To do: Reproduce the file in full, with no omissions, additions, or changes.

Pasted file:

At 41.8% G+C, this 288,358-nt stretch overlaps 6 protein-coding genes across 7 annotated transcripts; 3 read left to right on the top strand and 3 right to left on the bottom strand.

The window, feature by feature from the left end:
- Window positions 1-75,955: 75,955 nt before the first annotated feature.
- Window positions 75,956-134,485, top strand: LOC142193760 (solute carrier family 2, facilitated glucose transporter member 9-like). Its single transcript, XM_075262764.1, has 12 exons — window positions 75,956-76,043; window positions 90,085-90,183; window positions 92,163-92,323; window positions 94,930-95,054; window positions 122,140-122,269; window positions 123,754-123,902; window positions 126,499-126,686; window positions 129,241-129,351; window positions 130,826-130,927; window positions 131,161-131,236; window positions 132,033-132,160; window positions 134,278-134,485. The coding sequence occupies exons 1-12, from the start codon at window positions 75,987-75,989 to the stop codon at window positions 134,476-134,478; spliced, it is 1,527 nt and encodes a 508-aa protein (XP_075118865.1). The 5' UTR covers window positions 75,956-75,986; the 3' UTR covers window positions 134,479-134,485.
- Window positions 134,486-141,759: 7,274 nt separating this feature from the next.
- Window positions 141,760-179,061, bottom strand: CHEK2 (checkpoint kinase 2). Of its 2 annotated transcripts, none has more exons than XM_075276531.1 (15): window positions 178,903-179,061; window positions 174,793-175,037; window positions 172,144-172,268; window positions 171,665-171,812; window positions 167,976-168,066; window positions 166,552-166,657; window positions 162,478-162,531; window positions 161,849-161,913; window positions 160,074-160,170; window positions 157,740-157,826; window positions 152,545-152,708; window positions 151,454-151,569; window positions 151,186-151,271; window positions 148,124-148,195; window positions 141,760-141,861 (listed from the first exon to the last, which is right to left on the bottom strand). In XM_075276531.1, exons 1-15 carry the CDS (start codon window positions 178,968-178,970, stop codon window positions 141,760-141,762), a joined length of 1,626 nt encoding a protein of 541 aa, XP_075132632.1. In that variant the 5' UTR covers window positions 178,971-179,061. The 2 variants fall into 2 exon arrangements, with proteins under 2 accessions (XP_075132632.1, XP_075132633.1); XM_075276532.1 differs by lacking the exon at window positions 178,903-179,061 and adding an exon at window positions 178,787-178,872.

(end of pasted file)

At 41.8% G+C, this 288,358-nt stretch overlaps 6 protein-coding genes across 7 annotated transcripts; 3 read left to right on the top strand and 3 right to left on the bottom strand.

The window, feature by feature from the left end:
- Window positions 1-75,955: 75,955 nt before the first annotated feature.
- Window positions 75,956-134,485, top strand: LOC142193760 (solute carrier family 2, facilitated glucose transporter member 9-like). Its single transcript, XM_075262764.1, has 12 exons — window positions 75,956-76,043; window positions 90,085-90,183; window positions 92,163-92,323; window positions 94,930-95,054; window positions 122,140-122,269; window positions 123,754-123,902; window positions 126,499-126,686; window positions 129,241-129,351; window positions 130,826-130,927; window positions 131,161-131,236; window positions 132,033-132,160; window positions 134,278-134,485. The coding sequence occupies exons 1-12, from the start codon at window positions 75,987-75,989 to the stop codon at window positions 134,476-134,478; spliced, it is 1,527 nt and encodes a 508-aa protein (XP_075118865.1). The 5' UTR covers window positions 75,956-75,986; the 3' UTR covers window positions 134,479-134,485.
- Window positions 134,486-141,759: 7,274 nt separating this feature from the next.
- Window positions 141,760-179,061, bottom strand: CHEK2 (checkpoint kinase 2). Of its 2 annotated transcripts, none has more exons than XM_075276531.1 (15): window positions 178,903-179,061; window positions 174,793-175,037; window positions 172,144-172,268; window positions 171,665-171,812; window positions 167,976-168,066; window positions 166,552-166,657; window positions 162,478-162,531; window positions 161,849-161,913; window positions 160,074-160,170; window positions 157,740-157,826; window positions 152,545-152,708; window positions 151,454-151,569; window positions 151,186-151,271; window positions 148,124-148,195; window positions 141,760-141,861 (listed from the first exon to the last, which is right to left on the bottom strand). In XM_075276531.1, exons 1-15 carry the CDS (start codon window positions 178,968-178,970, stop codon window positions 141,760-141,762), a joined length of 1,626 nt encoding a protein of 541 aa, XP_075132632.1. In that variant the 5' UTR covers window positions 178,971-179,061. The 2 variants fall into 2 exon arrangements, with proteins under 2 accessions (XP_075132632.1, XP_075132633.1); XM_075276532.1 differs by lacking the exon at window positions 178,903-179,061 and adding an exon at window positions 178,787-178,872.